There is a common theme that comes up, like clockwork, in the various parental grief support groups I belong to on Facebook.
It goes something like this: someone will describe an encounter they had with a dear friend or a trusted therapist or a family member (people who generally have the griever’s best interest at heart). This person will advise the bereaved that it’s time to stop grieving.
The sentiment comes in a variety of flavors. I’ll paraphrase a few of them:
It’s time to move on.
Your child would want you to be happy.
You can have another baby.
Let him or her go. (I wish I was kidding with this one)
You need to get over it.
This is just a bump in the road.
You can choose to embrace life and be happy.
All of the above statements, but especially the last one, imply that grieving is a choice, that one can simply choose to be done with it.
This brand of advice is rampant no matter the age of the child or the cause of death. When a grieving parent hears some version of “it’s time to move on” from a well-meaning friend or relative, particularly someone who we expect will understand our level of pain, it feels hurtful and dismissive. It can even feel like a betrayal.
This topic comes up so frequently in closed Facebook groups because many parents aren’t comfortable posting to their own feeds about the level of pain we’re in, so we retreat to the safety and solidarity of our fellow bereaved.
I also suspect that for some of us, the belief that there is an acceptable way to grieve (which includes a fixed time limit) is so ingrained in our psyche that it’s hard not to feel like a failure or a freak when you still find yourself grieving and heartbroken over the course of many years.
Losing a child of any age is the worst thing that can happen to any parent. That’s not a subjective statement. One study revealed that the psychological trauma of losing a child is ongoing — that is, it doesn’t get better over time.
The study found that bereaved parents reported poorer well-being, more depressive symptoms, and more health problems than non-bereaved parents fully 18 years after the death of their child. Mothers, in particular, were at increased risk for psychiatric hospitalization for five years or more after the death of their child.
A 2011 UK study of five thousand bereaved parents found that parents in Scotland who lose a child before their first birthday are more than twice as likely to die within 15 years of their child’s death. Bereaved parents in England and Wales were more than four times more likely to die an early death.
Obviously, everyone grieves differently. Many of us (myself included) will move through the first year of intense grief into a different stage, one where we rejoin the world of the living and begin to function — work, decorate for the holidays, help our remaining children with their homework — in a relatively normal way. But this does not mean we are over the death of our child.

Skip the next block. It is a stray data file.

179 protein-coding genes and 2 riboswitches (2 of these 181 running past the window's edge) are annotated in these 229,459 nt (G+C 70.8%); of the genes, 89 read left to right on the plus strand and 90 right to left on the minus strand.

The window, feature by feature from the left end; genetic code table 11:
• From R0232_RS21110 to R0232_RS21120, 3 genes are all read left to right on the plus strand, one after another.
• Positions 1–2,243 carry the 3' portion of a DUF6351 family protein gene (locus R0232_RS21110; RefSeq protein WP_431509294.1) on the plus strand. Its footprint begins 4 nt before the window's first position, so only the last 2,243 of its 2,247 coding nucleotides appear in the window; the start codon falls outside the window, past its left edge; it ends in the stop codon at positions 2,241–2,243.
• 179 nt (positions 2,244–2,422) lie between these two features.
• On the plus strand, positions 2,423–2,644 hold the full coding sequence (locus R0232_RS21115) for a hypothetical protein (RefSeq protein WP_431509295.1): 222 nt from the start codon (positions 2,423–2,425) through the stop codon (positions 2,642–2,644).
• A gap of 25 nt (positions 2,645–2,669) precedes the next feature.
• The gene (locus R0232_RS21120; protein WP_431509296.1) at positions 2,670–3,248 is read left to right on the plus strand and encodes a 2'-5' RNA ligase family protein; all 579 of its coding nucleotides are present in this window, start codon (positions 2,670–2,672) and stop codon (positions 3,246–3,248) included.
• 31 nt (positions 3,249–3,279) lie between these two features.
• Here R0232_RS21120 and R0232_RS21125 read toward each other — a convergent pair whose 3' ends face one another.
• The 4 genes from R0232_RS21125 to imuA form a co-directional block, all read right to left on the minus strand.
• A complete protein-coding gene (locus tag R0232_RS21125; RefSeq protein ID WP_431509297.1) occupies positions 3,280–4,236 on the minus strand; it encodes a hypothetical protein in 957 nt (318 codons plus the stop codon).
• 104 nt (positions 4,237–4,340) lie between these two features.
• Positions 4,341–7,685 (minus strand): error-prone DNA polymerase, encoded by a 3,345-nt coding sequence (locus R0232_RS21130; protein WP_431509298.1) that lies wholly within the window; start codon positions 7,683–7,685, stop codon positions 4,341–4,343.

The sadness is still there. Every missed milestone is a reminder of what we lost and are still losing. The colors, sounds, scents, and textures that we associate with our child have the power to bring us back to a place of longing and despair in an instant. Living with this longing over time is incredibly exhausting. It’s also lonely, particularly as the years pass.
But bereaved parents cannot move on (at least, not fully) because we will always long for our child. This longing is not a choice. It is simply our reality.
Some days my grief feels a lot like a highway with cars rushing past as I wander along the edge of the road, alone. The thing is, I don’t want to get into the car with you and drive away. I want you to stop the car, get out, and walk with me.
Parental grief is large. It’s endless. It takes up more space than most people have the understanding or patience to allow. A culture that covets health, happiness and youth simply does not allow time for the kind of grief associated with losing a child. You can’t understand this unless you’ve been through it. Trust me — I didn’t get it either.
I am glad that most people don’t understand the intensity — and longevity — of my grief, because the only way to understand it is to lose the person you love most in the world. That doesn’t mean I don’t want to be understood. On the contrary, I want people to see the endlessness of my grief for what it is, something completely out of my control.
That’s why I keep writing about losing my daughter. It’s also why I visit the parental bereavement groups on Facebook even though they are the saddest places on the internet. There is space in these desolate groups where I can let my grief expand and allow others to do the same. They are places where no one ever says, “it’s time to move on” even after a year or two or twelve.
The idea that there is a fixed and appropriate time limit for grief does a disservice to all grieving people, particularly bereaved parents.
Losing a child is forever. It is a life sentence. Getting over it is not an option or a choice. There is only moving through it, learning to live with it, and trying to find a new way to fit into the world.
As bereaved parents we’re constantly swimming upstream in a death-denying culture that is always looking forward, always trying to move on to the next thing. What we need is space to walk slowly in our new normal even though it’s uncomfortable. Finding this space takes years. It takes a lifetime. But, really, what’s the rush?